At Givhero, they are in the business of celebrating giving and gratitude through everyday actions, and they inspire people to do the same! Here are some ways to incorporate gratitude into your day-to-day life. Read more on Givehero.com
2020 Wellness Budget
If you ask for information about what a wellness budget should consider in 2020, this is what you will find based on a few key professional groups:
Another new year is almost here, and as it is every year, so many people—likely a good portion of your employees included—are high on hope, optimistic that this is finally the year when they’ll eat healthier, start exercising, quit smoking, etc. Of course, last year was the year too, but for so many people, it didn’t stick. Read more at selfhelpworks.com
This is part 1 of The BRATLAB ‘Behavioral Prescription’ Series
High blood pressure, or "hypertension" has no immediately noticeable symptoms. It is therefore difficult to spot and often referred to as the "silent killer." It is one of the most frequently diagnosed health conditions amongst US adults and was a primary or contributing cause of death for more than 410,000 Americans in 2014. That's over 1,000 deaths each day and represents an 18% increase since 2009.
Hypertension is defined as blood pressure in excess of 140mmHg Systolic or 90mmHg Diastolic (“140 over 90”) and these levels are experienced by over 30% of the US population. The percentage of the population with hypertension increases significantly with age and is one of the leading indicators for chronic heart disease, heart attacks, stroke, aneurysms and aortic disease. The relationship between high blood pressure and risk of cardiovascular disease events is continuous, consistent, and independent of other risk factors — the higher the blood pressure, the greater is the chance of heart attack, stroke and kidney disease.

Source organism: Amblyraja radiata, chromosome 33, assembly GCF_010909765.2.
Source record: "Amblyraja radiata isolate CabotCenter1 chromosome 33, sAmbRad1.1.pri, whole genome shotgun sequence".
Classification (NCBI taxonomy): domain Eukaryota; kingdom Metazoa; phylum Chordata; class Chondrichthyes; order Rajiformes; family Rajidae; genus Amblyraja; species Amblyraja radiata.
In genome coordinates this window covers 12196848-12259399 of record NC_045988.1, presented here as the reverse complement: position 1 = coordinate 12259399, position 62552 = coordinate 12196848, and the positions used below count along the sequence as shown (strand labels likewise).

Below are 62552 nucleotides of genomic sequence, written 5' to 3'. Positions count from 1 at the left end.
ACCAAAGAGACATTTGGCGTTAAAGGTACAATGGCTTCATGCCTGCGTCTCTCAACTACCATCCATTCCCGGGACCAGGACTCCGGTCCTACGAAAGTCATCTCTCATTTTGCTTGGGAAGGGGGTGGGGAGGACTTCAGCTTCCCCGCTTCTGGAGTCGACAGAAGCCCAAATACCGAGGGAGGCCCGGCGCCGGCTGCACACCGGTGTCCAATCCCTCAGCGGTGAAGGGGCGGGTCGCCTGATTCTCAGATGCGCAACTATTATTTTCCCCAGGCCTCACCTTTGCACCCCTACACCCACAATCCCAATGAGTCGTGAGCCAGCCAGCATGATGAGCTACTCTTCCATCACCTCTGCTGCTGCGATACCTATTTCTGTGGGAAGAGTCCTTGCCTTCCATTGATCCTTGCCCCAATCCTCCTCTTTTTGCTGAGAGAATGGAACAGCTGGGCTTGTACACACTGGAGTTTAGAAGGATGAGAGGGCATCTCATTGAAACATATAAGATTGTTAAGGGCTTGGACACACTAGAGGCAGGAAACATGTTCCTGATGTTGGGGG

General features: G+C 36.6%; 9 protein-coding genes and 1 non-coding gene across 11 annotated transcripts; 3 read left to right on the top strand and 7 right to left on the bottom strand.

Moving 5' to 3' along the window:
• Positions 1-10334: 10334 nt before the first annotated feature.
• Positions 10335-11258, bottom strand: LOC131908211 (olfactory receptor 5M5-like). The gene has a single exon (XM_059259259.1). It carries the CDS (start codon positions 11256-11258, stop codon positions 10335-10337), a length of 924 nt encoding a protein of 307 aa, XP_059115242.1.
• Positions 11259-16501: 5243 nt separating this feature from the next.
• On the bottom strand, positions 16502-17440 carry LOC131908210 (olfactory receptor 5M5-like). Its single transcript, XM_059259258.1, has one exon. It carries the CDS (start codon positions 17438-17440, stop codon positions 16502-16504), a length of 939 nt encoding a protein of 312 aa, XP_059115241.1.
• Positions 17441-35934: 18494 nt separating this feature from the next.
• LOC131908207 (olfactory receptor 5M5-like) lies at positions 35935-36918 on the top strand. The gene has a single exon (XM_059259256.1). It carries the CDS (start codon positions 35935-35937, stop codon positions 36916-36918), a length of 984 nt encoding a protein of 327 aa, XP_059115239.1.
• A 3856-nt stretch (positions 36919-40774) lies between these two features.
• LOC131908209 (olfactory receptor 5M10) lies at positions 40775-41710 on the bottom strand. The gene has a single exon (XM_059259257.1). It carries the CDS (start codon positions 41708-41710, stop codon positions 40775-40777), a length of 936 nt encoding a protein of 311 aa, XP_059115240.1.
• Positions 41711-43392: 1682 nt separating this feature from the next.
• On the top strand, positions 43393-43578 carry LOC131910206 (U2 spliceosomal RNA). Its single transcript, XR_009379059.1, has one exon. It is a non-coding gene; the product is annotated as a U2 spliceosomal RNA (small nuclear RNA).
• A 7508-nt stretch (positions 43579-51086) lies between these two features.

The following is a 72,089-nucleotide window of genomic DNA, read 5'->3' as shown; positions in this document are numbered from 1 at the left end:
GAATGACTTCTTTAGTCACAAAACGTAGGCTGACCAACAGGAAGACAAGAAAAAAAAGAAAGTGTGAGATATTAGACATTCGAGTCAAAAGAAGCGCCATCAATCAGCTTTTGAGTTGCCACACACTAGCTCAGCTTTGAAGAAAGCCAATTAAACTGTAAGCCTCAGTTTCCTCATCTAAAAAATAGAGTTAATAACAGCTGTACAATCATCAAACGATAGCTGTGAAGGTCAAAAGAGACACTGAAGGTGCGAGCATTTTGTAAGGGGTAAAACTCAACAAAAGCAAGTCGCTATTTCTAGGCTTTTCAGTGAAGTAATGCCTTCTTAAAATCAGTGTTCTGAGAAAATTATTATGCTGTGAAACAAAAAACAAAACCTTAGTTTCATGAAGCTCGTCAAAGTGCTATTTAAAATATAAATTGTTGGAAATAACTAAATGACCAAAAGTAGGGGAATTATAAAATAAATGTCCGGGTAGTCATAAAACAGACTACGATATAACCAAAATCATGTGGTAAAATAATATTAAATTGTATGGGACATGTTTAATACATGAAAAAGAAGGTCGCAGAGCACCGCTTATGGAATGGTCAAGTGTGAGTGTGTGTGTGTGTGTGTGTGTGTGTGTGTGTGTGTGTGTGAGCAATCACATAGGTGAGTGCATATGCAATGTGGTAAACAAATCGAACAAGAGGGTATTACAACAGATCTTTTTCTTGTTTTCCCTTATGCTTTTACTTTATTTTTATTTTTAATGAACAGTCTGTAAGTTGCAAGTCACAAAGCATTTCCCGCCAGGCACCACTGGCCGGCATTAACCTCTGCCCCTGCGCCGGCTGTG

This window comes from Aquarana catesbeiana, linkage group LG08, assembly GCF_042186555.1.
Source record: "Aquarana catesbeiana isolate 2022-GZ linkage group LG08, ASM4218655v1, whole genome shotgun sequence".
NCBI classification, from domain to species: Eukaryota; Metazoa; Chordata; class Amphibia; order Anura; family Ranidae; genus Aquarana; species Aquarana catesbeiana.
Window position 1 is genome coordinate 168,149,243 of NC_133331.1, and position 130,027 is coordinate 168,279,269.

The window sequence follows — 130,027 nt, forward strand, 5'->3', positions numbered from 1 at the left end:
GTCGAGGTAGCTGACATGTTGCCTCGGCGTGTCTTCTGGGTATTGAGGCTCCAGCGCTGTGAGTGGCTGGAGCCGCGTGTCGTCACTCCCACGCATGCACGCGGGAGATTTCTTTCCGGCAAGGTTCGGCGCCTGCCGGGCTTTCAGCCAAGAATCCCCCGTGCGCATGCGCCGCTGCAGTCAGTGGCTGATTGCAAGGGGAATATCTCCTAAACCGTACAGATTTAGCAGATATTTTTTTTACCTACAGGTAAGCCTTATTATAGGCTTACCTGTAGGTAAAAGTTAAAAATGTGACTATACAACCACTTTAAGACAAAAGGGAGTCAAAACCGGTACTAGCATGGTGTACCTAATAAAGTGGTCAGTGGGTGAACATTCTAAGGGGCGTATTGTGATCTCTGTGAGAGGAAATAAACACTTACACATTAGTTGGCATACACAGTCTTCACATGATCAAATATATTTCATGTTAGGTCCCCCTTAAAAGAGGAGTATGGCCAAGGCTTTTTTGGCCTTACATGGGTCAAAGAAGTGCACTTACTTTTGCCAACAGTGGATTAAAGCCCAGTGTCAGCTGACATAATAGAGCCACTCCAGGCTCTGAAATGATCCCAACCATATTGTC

If you have a population impacted by hypertension, what behavior change would have the greatest impact on an individual’s risk profile? With a limited budget, where should you focus your resources?
The most effective wellness interventions for High Blood Pressure
The Behavioural Research and Applied Technology Laboratory research suggests that behavior change can reduce hypertension significantly, and fast. Compared to other lifestyle habits, exercise has the largest impact. Research suggests that a reduction of around 55% in the prevalence of hypertension can be achieved through a ‘habit prescription’ or ‘dose’ of cardiovascular exercise at moderate (brisk walk) to intense (running) intensity levels for 30 minutes, five days per week. Although physicians recommend that exercise should still be combined with drug therapy, clinical trials confirm that exercise is at least as effective at controlling blood pressure as medicines — and with none of the unpleasant side effects.
In addition to exercise, getting adequate sleep (>7 hours per night) and meditation (transcendental, practiced twice a day for 20 minutes) significantly reduce hypertension prevalence by up to 40%. Other wellness interventions also show benefits, but not as large as these.
Making the Change: Adopting Healthy Behaviors that Reduce Hypertension
Organizations looking to change the health risk profile of their employee populations would do well to address hypertension, at least through exercise. Setting up a change-ready environment that allows employees to adopt healthier behaviors regarding exercise, meditation and sleep hygiene will result in significant improvements in an organization’s health risk profile.
Alongside the 30% of the population with hypertension, it’s estimated that around 60% of the US population does not exercise adequately. In the worst case this means that 18% of a typical US population will both hypertensive and not exercising adequately. However, given these findings, it’s likely that more than 60% of the hypertensive population are not exercising, meaning that 18% is an underestimate. Combining this finding with the 55% reduction available through exercise, suggests that a reduction of at least 10% in hypertension prevalence is achievable in a typical US population.